Why we observe Labor Day

  • Published
  • By Lt. Col. Frank McVay
  • 49th Aircraft Maintenance Squadron commander
Labor Day, at least in the United States, marks the unofficial end of summer and to most, the opportunity to have the "last fling of summer."

Labor Day is observed as a legal holiday on the first Monday in September throughout the United States, Puerto Rico and Canada.

In Australia, Labor Day is called Eight Hour Day, and it commemorates the successful struggle for a shorter working day. In Europe, Labor Day is observed May 1, also known as May Day.

In the United States, most people observe this national holiday by having a day off work, participating in many outdoor activities and spending time with family and friends.
But how did this day of leisure, that was created through the labor movement and is dedicated to the social and economic achievements of the American worker, come to be?

More than 100 years after the first observance, there is still some doubt as to who first proposed the holiday for workers. There are two men who played an important role in bringing the first Labor Day parade to New York City in September 1882.

Some records indicate Peter J. McGuire, general secretary of the Brotherhood of Carpenters and Joiners and a co-founder of the American Federation of Labor, was first to suggest a day to honor the working man.

Many believe Matthew Maguire, a machinist, actually founded the holiday. Recent research seems to support Matthew Maguire, later the secretary of local 344 of the International Association of Machinists in Patterson, N.J., proposed the holiday while serving as secretary of the Central Labor Union in New York.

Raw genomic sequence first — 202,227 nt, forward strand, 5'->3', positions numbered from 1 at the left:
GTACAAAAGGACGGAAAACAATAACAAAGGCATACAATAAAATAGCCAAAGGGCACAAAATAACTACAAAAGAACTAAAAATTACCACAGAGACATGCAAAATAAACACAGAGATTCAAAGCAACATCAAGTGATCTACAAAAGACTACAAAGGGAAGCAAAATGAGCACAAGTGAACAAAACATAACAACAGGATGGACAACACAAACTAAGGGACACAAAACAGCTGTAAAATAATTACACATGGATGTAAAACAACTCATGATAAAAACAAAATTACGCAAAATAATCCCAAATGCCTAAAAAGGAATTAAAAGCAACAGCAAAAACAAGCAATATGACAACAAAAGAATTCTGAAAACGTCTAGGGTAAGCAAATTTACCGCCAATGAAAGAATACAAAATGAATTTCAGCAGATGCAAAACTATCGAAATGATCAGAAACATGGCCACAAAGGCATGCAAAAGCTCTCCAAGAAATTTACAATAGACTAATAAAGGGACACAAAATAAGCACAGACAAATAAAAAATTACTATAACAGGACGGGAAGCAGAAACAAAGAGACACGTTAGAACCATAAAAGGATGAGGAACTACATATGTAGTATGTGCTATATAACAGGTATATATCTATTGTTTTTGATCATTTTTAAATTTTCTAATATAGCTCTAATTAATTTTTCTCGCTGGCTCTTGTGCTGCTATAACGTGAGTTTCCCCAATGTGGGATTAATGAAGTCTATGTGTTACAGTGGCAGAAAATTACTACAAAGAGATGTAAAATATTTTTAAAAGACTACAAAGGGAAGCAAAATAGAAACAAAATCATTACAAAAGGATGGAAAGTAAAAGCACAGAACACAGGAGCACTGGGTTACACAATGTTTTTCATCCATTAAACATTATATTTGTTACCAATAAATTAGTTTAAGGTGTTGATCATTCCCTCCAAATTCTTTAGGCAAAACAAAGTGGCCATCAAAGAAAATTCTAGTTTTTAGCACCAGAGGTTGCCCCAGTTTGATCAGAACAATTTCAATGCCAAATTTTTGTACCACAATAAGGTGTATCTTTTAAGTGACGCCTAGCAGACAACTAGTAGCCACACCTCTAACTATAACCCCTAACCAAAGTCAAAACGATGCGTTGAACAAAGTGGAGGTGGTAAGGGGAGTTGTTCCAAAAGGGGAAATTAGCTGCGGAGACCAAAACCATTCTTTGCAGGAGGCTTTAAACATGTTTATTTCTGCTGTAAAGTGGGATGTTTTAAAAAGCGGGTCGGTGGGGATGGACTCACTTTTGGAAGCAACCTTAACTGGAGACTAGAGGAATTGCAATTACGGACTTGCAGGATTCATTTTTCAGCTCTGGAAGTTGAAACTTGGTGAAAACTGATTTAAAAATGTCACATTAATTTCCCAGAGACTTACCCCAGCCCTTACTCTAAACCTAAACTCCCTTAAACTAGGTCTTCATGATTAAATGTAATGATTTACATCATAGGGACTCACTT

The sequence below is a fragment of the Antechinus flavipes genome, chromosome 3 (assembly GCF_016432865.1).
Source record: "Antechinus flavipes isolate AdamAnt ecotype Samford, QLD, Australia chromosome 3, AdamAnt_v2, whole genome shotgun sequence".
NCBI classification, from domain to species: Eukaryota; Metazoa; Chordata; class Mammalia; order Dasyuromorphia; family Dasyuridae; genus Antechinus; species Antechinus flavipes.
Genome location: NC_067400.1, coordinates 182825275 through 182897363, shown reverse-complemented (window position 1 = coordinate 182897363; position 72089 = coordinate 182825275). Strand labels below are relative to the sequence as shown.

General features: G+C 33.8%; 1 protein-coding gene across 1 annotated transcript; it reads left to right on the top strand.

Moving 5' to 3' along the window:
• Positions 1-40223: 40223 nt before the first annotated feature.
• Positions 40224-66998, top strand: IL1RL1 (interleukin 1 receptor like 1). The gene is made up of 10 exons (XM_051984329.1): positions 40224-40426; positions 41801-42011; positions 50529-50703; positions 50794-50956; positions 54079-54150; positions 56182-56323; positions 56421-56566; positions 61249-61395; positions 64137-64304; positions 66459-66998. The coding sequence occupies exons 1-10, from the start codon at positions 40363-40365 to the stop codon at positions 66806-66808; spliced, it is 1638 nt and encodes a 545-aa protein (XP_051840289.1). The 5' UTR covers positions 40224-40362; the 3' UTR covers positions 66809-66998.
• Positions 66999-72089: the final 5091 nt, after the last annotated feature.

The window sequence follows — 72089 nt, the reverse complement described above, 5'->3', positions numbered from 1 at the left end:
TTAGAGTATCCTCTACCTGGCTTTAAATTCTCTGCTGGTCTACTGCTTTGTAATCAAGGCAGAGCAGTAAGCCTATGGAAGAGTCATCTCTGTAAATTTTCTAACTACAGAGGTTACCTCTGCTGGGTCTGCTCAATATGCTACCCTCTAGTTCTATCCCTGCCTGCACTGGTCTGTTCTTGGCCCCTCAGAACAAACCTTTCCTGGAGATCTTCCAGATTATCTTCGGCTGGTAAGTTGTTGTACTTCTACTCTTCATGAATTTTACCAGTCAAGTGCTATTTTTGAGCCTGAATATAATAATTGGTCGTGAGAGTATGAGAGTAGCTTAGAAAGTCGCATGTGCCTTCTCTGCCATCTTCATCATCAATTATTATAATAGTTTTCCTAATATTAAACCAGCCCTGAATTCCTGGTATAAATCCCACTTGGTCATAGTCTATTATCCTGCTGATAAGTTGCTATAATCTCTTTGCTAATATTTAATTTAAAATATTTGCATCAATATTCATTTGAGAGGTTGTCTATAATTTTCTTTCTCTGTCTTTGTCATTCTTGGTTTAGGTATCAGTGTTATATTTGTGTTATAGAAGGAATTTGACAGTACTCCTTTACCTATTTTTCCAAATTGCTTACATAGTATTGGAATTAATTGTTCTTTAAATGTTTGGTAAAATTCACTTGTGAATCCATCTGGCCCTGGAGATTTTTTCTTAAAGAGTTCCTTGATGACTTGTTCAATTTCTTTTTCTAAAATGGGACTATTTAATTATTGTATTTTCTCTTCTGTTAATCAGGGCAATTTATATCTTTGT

What is clear is the Central Labor Union adopted the Labor Day proposal and planned a demonstration and picnic.

After the first Labor Day celebration, the Central Labor Union held its second Labor Day holiday just one year later on Sept. 5, 1883. In 1884, the first Monday in September was selected and the Central Labor Union urged other similar organizations in other cities to celebrate as well. The idea spread with the growth of labor organizations in many industrial centers across the country.

In the mid to late 1880s, labor organizations began to lobby various state legislatures to recognize Labor Day as an official state holiday.

In 1887, the first states to declare it a state holiday were Oregon, Colorado, New York, Massachusetts and New Jersey. By 1894, 23 other states had adopted the holiday and President Grover Cleveland signed a bill making Labor Day a national holiday.

An early form of observance and celebration of the holiday focused on a street parade to demonstrate the "strength and esprit de corps of the trade and labor organizations," which followed with a festival for the workers and their families.

Today the large parades have diminished, especially in the large industrial centers where huge parades are impractical. Most Labor Day addresses by leading union officials, politicians, educators and government officials are given wide coverage through newspapers, radio and television.

Labor Day is observed in many countries and perhaps celebrated in many different ways, but one thing is common ... it's dedicated in honor of the worker.

The hard work of the labor force in the United States has ensured the highest standard of living and the greatest production the world has ever known and has brought us closer to the realization of our traditional ideals of economic and political democracy.
It is only appropriate, therefore, that the nation pays tribute to those who have contributed so much to the nation's strength, freedom and leadership.

The holiday was established in respect and appreciation to those who work in or outside the home, union or non-union, big company, small company or government.
As long as you work somewhere at something, this holiday is for you ... the American worker.